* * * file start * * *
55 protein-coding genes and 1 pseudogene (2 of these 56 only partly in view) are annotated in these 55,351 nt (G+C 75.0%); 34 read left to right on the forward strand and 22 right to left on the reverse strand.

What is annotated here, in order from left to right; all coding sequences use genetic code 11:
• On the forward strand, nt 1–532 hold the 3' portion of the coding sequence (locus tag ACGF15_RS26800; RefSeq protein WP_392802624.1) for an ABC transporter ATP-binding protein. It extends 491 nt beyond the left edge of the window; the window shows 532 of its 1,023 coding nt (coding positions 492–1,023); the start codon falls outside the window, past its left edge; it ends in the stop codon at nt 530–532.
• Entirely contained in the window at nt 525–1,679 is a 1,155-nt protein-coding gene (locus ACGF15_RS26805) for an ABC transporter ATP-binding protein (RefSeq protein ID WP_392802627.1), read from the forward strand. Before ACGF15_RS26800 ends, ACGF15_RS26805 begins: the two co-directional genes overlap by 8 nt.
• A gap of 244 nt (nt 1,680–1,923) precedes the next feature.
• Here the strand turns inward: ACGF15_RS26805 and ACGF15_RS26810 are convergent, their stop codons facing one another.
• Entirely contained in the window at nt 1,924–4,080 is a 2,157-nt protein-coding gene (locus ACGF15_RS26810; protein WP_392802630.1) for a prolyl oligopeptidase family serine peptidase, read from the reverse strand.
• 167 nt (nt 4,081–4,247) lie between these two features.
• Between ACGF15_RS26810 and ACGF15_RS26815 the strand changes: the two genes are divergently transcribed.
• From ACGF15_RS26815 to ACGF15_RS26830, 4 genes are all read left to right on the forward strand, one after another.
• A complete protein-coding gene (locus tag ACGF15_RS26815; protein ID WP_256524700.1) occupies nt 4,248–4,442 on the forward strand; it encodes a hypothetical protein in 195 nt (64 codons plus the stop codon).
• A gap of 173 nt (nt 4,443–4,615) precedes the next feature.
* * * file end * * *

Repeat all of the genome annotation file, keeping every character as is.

55 protein-coding genes and 1 pseudogene (2 of these 56 only partly in view) are annotated in these 55,351 nt (G+C 75.0%); 34 read left to right on the forward strand and 22 right to left on the reverse strand.

What is annotated here, in order from left to right; all coding sequences use genetic code 11:
• On the forward strand, nt 1–532 hold the 3' portion of the coding sequence (locus tag ACGF15_RS26800; RefSeq protein WP_392802624.1) for an ABC transporter ATP-binding protein. It extends 491 nt beyond the left edge of the window; the window shows 532 of its 1,023 coding nt (coding positions 492–1,023); the start codon falls outside the window, past its left edge; it ends in the stop codon at nt 530–532.
• Entirely contained in the window at nt 525–1,679 is a 1,155-nt protein-coding gene (locus ACGF15_RS26805) for an ABC transporter ATP-binding protein (RefSeq protein ID WP_392802627.1), read from the forward strand. Before ACGF15_RS26800 ends, ACGF15_RS26805 begins: the two co-directional genes overlap by 8 nt.
• A gap of 244 nt (nt 1,680–1,923) precedes the next feature.
• Here the strand turns inward: ACGF15_RS26805 and ACGF15_RS26810 are convergent, their stop codons facing one another.
• Entirely contained in the window at nt 1,924–4,080 is a 2,157-nt protein-coding gene (locus ACGF15_RS26810; protein WP_392802630.1) for a prolyl oligopeptidase family serine peptidase, read from the reverse strand.
• 167 nt (nt 4,081–4,247) lie between these two features.
• Between ACGF15_RS26810 and ACGF15_RS26815 the strand changes: the two genes are divergently transcribed.
• From ACGF15_RS26815 to ACGF15_RS26830, 4 genes are all read left to right on the forward strand, one after another.
• A complete protein-coding gene (locus tag ACGF15_RS26815; protein ID WP_256524700.1) occupies nt 4,248–4,442 on the forward strand; it encodes a hypothetical protein in 195 nt (64 codons plus the stop codon).
• A gap of 173 nt (nt 4,443–4,615) precedes the next feature.